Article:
The third tradition, the narrative approach, views life as organized by personal, familial, and cultural themes, and regards therapy as an intimate form of collaboration in editing the client's life story. Narrative perspectives have burgeoned over the last 15 years as clinicians have found the generative and integrative characteristics of stories to be apt metaphors for individuals' meaning-making processes. Most narrative therapeutic perspectives share the common view of the person as both author and hero of a life story that invariably includes an unexpected (and often uncho-sen) cast of characters, events, and twists on the temporal and situational plots of one's life. In this way narratives lend coherence and integrity to one's past as well as contribute to the way one anticipates the outcomes of a life story in the future.
Clinicians working in the narrative vein view emotional distress as resulting from or marked by a break, failure, or gap in one's ongoing autobiography. Such narrative suspension leaves the person with a diminished capacity to emplot experienced events or subjected to unanticipated subplots that are markedly discrepant with what the person expected from life. For instance, the traumatic loss of a spouse later in one's life removes a highly valued figure from the partner's life story and necessitates the tragically painful revision of the partner's storied role as companion, friend, caretaker, and lover, among others.
Most narrative therapeutic approaches share the goal of weaving painful, negative, or other unexpected events into the client's dominant life narrative. That is, the client and therapist collaborate to help the person both live and author an active, integrated story. Here, the therapist functions as an editor or co-author in attempting revisions of the client's life narrative. For instance, treatment for the bereaved spouse might focus on grieving the loss of the partner by examining how the person dealt with previous losses and the way these were integrated or interpreted in the larger framework of meaning that informs the person's life. Emphasis also may be placed upon developing further roles with children, other family, and friends as a way to emplot a new life "chapter" without the deceased spouse.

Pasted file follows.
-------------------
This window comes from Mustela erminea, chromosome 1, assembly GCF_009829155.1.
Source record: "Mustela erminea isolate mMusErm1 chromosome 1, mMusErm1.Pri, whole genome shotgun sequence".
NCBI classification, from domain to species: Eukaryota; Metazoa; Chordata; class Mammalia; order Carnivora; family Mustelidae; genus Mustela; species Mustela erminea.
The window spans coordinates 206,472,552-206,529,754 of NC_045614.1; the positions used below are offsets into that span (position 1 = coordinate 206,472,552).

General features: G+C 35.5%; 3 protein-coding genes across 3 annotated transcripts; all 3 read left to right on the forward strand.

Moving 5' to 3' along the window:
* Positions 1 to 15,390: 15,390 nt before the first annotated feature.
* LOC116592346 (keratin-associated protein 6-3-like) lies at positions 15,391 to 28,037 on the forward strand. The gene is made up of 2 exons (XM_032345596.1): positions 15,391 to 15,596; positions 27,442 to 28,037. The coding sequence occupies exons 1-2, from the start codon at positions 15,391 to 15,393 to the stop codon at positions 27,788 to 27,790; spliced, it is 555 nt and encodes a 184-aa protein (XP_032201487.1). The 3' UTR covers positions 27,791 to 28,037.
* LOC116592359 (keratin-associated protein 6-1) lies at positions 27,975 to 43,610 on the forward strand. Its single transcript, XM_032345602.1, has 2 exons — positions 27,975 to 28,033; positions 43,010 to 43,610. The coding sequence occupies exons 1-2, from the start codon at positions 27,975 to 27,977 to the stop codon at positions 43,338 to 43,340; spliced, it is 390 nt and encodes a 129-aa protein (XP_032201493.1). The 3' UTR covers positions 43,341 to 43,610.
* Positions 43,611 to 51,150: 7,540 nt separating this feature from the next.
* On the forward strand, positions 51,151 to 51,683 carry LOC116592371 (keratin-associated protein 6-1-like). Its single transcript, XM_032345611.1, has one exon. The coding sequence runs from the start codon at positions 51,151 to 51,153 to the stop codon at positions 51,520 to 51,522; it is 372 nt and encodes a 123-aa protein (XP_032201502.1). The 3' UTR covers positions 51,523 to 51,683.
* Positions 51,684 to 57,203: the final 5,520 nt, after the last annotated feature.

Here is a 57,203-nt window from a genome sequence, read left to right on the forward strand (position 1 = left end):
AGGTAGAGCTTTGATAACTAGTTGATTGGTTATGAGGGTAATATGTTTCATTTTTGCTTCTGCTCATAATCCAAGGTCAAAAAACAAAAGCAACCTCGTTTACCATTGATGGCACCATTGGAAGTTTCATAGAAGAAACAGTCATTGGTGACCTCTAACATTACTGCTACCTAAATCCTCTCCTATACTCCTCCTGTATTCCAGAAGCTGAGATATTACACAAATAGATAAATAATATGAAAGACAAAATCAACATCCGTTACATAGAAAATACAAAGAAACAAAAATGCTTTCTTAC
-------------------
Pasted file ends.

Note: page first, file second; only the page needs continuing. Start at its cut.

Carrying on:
Given the goals of narrative repair and reconstruction, therapists working from this perspective may employ a variety of literary techniques. Developing metaphors to help clients more clearly define problems, tease out the meanings of significant struggles and emotional experiences, and find solutions may provide benefits at all phases of therapy. Structured reminiscence may help the client identify salient events, people, and plots in their own stories over the course of their lives. Reminiscence for the grieving spouse may reveal how emotions of sadness, anger, or betrayal from previous losses were incorporated into the life narrative. Writing assignments, such as a letter to the deceased partner, journals, and dialogues may help to both bring problems into greater relief and
Constructivist Psychotherapies to help transform them so they may be integrated with existing life stories. Other written documents exchanged between the client and therapist such as certificates of "readiness for change'' or "completion of therapy'' may help to document and certify real changes in the client's life story.
In summary, narrative approaches to therapy include a rich and growing collection of constructivist methods for acknowledging and creating change in clients' lives. As exemplified by the recent growth in both the number and types of books and scholarly articles on narrative themes, this field of endeavor appears to be among the most rapidly growing areas of constructivism.
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